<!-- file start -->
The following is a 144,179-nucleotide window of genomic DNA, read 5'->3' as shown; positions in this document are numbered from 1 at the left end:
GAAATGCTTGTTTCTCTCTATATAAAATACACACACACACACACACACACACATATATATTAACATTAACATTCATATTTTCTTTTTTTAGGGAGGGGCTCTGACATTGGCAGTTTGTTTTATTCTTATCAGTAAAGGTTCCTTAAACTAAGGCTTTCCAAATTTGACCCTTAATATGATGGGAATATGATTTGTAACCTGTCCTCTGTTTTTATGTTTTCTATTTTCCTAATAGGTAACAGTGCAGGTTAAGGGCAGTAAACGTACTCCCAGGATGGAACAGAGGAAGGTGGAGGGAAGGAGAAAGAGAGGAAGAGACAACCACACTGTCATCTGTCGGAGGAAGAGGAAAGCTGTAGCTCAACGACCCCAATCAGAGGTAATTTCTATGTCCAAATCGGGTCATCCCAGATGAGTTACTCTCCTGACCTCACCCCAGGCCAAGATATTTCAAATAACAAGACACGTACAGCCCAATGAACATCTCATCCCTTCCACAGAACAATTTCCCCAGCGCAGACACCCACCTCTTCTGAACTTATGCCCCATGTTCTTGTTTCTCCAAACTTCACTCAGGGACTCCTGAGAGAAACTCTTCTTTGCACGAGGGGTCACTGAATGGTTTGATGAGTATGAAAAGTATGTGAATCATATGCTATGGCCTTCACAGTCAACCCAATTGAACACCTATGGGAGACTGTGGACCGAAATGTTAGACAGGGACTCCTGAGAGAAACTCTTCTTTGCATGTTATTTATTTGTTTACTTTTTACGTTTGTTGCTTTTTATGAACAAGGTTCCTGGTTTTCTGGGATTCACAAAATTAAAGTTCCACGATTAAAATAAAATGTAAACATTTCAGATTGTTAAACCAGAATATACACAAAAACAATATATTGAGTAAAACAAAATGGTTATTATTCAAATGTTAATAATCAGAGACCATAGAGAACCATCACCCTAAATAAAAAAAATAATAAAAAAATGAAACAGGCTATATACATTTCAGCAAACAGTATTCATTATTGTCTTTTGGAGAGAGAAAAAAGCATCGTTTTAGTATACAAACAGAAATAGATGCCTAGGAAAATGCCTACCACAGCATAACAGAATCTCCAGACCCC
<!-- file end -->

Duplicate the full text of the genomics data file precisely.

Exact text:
The following is a 144,179-nucleotide window of genomic DNA, read 5'->3' as shown; positions in this document are numbered from 1 at the left end:
GAAATGCTTGTTTCTCTCTATATAAAATACACACACACACACACACACACACATATATATTAACATTAACATTCATATTTTCTTTTTTTAGGGAGGGGCTCTGACATTGGCAGTTTGTTTTATTCTTATCAGTAAAGGTTCCTTAAACTAAGGCTTTCCAAATTTGACCCTTAATATGATGGGAATATGATTTGTAACCTGTCCTCTGTTTTTATGTTTTCTATTTTCCTAATAGGTAACAGTGCAGGTTAAGGGCAGTAAACGTACTCCCAGGATGGAACAGAGGAAGGTGGAGGGAAGGAGAAAGAGAGGAAGAGACAACCACACTGTCATCTGTCGGAGGAAGAGGAAAGCTGTAGCTCAACGACCCCAATCAGAGGTAATTTCTATGTCCAAATCGGGTCATCCCAGATGAGTTACTCTCCTGACCTCACCCCAGGCCAAGATATTTCAAATAACAAGACACGTACAGCCCAATGAACATCTCATCCCTTCCACAGAACAATTTCCCCAGCGCAGACACCCACCTCTTCTGAACTTATGCCCCATGTTCTTGTTTCTCCAAACTTCACTCAGGGACTCCTGAGAGAAACTCTTCTTTGCACGAGGGGTCACTGAATGGTTTGATGAGTATGAAAAGTATGTGAATCATATGCTATGGCCTTCACAGTCAACCCAATTGAACACCTATGGGAGACTGTGGACCGAAATGTTAGACAGGGACTCCTGAGAGAAACTCTTCTTTGCATGTTATTTATTTGTTTACTTTTTACGTTTGTTGCTTTTTATGAACAAGGTTCCTGGTTTTCTGGGATTCACAAAATTAAAGTTCCACGATTAAAATAAAATGTAAACATTTCAGATTGTTAAACCAGAATATACACAAAAACAATATATTGAGTAAAACAAAATGGTTATTATTCAAATGTTAATAATCAGAGACCATAGAGAACCATCACCCTAAATAAAAAAAATAATAAAAAAATGAAACAGGCTATATACATTTCAGCAAACAGTATTCATTATTGTCTTTTGGAGAGAGAAAAAAGCATCGTTTTAGTATACAAACAGAAATAGATGCCTAGGAAAATGCCTACCACAGCATAACAGAATCTCCAGACCCC